If only we could get Goode to answer questions with the same fervor that he distorts, he might actually get somewhere. Yes, Goode, the definition must include the nature of items, and what distinguishes (i.e. the differentia) property from non-property is the actions one takes in regards to the items. What makes the marijuana itself property is not that it exists (and some property does not exist until creation), but that it is the product of one's effort AND one has exercised possession/use until the point of disposition. As Rand stated, the right to property is the right to an action, not an object. The object only assumes the status of property in the context of certain actions. If Goode his going to use Rand, he should have gone to straight to her discussion of property, but I guess that doesn't suit his distortions.

If Goode would have answered my questions -- which he seems congentially incapable of -- re the wild growing marijuana and his subsequent possession and sale of it, he would see that the marijuana is only property to that extent. If he abandoned the land growing his marijuana, for instance, the marijuana would no longer be his property, even though he initially assumed rights because it was the "product of his effort".

To exclusively possess, use, and dispose is to exclusively, possess, use, and dispose of something, and that something is the product of one's effort. Goode is simply slicing out the last part, and claiming that I am saying that marijuana is not property. It is, but only when when one exercises dominion and control over the object. Another alternate wording would be: Property is the product of one's effort over which one exercises exclusive possession, use, and disposition.

What I find interesting is that Goode uses a Lockean justification for the marijuana being his property, to wit: "I grew it. It's the fruit of my labour. It's the exemplification of hard-won, self-acquired, self-earned property!". I agree, and it fits my definition to the extent he maintains possession/use.

But it is interesting that Goode uses this justification, because he is contradicting himself as he earlier rejected this justification:

In fact, you've already hinted that you subscribe to the Lockean theory of property whereby property rights are natural rights which arise as a result of "mixing it up" with nature. It goes without saying that I'm in favour of the alternative view that "only when items are relatively scarce with respect to people's desires do they become property."

But here, Goode rejected the Lockean notion in favor of the anarchist scarcity notion. If marijuana was wildly abundant, despite Goode's effort in growing the marijuana, it would not qualify as property under this definition. Notice the problem with the definition: it focuses the object, not the actions with respect to the object. It says nothing about the initial creation or the actions one can take with respect to the item. Goode and the anarchists would say the goods are here -- somehow -- now let's find the best way to "allocate" them.

That is, Goode will accept this definition when arguing against intellectual property, then turn around and adopt the Lockean notion when it suits his argument, as it did for his marijuana growing. No wonder Goode does not want to argue over the definition of property -- it would expose his contradictions and/or lack of knowledge.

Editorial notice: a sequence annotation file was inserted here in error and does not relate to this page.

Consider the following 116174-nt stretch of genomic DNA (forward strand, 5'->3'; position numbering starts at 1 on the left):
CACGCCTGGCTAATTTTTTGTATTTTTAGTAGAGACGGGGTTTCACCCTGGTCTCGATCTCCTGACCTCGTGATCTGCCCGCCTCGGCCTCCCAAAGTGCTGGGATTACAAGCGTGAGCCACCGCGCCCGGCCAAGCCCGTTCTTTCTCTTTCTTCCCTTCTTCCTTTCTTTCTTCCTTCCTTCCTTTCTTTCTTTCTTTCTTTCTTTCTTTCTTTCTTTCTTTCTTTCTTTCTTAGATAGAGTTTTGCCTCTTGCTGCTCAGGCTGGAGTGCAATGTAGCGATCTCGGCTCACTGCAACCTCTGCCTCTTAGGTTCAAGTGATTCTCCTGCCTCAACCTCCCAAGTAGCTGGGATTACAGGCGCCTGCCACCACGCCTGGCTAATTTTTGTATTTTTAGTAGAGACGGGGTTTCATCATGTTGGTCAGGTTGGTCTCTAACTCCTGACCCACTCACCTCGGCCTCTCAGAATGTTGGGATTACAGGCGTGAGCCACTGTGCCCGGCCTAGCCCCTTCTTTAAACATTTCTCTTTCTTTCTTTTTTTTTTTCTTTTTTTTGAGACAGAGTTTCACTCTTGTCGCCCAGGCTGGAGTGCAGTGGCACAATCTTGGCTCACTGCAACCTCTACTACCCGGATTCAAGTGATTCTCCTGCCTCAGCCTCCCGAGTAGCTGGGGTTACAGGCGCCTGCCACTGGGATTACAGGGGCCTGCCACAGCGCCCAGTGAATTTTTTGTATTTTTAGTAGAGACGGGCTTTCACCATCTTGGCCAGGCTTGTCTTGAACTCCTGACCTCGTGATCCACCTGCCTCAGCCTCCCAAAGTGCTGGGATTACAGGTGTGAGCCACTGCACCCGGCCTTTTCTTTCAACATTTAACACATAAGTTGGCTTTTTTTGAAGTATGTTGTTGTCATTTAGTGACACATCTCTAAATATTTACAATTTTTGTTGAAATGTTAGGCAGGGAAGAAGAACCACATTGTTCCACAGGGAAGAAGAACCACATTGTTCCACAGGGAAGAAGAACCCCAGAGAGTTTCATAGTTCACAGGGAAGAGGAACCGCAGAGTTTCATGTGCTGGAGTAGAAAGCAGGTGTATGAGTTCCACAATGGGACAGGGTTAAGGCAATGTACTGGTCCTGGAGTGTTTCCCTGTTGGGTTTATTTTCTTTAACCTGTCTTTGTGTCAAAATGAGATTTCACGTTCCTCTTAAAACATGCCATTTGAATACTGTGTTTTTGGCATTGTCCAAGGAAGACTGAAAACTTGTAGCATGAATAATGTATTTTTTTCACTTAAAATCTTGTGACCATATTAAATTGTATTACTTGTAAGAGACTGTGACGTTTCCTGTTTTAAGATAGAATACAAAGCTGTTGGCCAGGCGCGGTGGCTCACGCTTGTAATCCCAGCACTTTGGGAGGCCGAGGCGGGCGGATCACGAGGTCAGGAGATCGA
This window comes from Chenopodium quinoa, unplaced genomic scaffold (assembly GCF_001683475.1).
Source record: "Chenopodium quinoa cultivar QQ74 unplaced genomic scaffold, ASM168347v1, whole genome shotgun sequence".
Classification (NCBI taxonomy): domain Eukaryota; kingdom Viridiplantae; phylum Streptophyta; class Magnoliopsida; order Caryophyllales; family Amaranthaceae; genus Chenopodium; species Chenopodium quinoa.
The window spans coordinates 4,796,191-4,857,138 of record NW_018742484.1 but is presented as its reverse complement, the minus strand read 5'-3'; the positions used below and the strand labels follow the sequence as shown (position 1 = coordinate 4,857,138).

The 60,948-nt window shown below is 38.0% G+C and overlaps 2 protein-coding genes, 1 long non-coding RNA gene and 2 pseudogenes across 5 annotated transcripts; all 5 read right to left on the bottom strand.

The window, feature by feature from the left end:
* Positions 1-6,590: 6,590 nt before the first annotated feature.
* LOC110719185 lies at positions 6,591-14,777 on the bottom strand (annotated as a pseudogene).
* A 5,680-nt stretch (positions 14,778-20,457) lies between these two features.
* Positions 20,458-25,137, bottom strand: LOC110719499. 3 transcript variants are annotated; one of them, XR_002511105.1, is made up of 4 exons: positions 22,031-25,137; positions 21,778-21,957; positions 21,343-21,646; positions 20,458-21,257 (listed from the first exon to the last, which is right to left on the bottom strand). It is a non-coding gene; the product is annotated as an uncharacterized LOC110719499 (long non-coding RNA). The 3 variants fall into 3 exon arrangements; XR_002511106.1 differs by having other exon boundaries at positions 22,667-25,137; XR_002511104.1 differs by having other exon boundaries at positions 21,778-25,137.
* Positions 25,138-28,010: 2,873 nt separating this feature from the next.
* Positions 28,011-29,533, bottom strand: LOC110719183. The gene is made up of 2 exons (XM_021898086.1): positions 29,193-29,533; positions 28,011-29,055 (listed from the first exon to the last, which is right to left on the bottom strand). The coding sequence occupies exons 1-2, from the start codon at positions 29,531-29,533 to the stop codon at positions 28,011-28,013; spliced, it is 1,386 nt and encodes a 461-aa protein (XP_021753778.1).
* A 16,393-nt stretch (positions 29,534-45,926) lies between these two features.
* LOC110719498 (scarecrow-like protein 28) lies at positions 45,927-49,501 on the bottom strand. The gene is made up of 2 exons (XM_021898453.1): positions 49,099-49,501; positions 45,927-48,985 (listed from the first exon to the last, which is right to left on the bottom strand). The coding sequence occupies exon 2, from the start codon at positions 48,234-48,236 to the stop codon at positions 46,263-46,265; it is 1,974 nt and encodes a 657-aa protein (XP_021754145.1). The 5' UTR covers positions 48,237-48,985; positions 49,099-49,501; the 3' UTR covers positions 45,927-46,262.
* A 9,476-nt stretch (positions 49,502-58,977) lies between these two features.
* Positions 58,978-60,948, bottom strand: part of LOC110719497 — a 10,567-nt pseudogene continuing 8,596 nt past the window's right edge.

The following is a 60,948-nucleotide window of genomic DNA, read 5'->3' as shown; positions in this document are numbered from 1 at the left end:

In using the scarcity definition, anarchists usually focus soley on exclusivity, which has some extremely immoral implications, including outright expropriation. I'll have more to say on this later when I dissect their concept of property.

Michael

Definitions

Richard Goode's picture

A definition is a statement that identifies the nature of the units subsumed under a concept. An objective definition, valid for all men, is one that designates the essential distinguishing characteristic(s) and genus of the existents subsumed under a given concept. The purpose of a definition is to distinguish a concept from all other concepts and thus to keep its units differentiated from all other existents. (A unit is an existent regarded as a separate member of a group of two or more similar members.) A definition must identify the nature of the units, i.e., the essential characteristics without which the units would not be the kind of existents they are. For instance, in the definition of table (“An item of furniture, consisting of a flat, level surface and supports, intended to support other, smaller objects”), the specified shape is the differentia, which distinguishes tables from the other entities belonging to the same genus: furniture.

The purpose of a definition of property is to distinguish property from non-property. A definition of property must identify the nature of items of property, i.e., the essential characteristics without which the items would not be property. Consider the following definition.

Property is the exclusive possession, use, and disposition of the product of one's effort.

The aforementioned marijuana is, ex hypothesi, my property. I grew it. It's the fruit of my labour. It's the exemplification of hard-won, self-acquired, self-earned property!

The marijuana is the product of my effort. But is it my property? I have exclusive possession, use, and disposition of the marijuana. According to Moeller's definition, the exclusive possession, use, and disposition is property. But what of the marijuana? Is it the exclusive possession, use, and disposition of itself? No, according to Moeller's definition, the marijuana is not my property.